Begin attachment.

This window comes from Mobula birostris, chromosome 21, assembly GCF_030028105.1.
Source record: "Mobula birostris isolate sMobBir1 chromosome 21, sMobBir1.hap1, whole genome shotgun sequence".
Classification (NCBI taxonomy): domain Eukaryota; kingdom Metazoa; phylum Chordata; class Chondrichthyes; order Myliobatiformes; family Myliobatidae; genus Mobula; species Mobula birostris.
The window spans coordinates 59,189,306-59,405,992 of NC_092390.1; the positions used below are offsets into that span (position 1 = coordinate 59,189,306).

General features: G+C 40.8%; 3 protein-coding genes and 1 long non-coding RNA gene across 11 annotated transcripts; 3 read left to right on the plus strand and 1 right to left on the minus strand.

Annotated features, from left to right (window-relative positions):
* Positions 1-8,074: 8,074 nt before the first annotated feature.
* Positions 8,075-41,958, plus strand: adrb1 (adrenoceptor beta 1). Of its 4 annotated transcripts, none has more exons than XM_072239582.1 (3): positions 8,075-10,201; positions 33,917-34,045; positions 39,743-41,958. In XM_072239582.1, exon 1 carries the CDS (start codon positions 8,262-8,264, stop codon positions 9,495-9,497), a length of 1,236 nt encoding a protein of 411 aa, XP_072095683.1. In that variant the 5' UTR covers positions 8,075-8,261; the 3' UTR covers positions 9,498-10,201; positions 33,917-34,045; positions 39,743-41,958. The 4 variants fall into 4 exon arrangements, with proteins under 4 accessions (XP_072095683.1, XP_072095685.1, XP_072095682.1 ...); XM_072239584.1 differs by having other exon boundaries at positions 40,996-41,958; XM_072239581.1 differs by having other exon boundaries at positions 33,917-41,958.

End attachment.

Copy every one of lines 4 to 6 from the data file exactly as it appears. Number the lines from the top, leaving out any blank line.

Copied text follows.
The window spans coordinates 59,189,306-59,405,992 of NC_092390.1; the positions used below are offsets into that span (position 1 = coordinate 59,189,306).

General features: G+C 40.8%; 3 protein-coding genes and 1 long non-coding RNA gene across 11 annotated transcripts; 3 read left to right on the plus strand and 1 right to left on the minus strand.

Annotated features, from left to right (window-relative positions):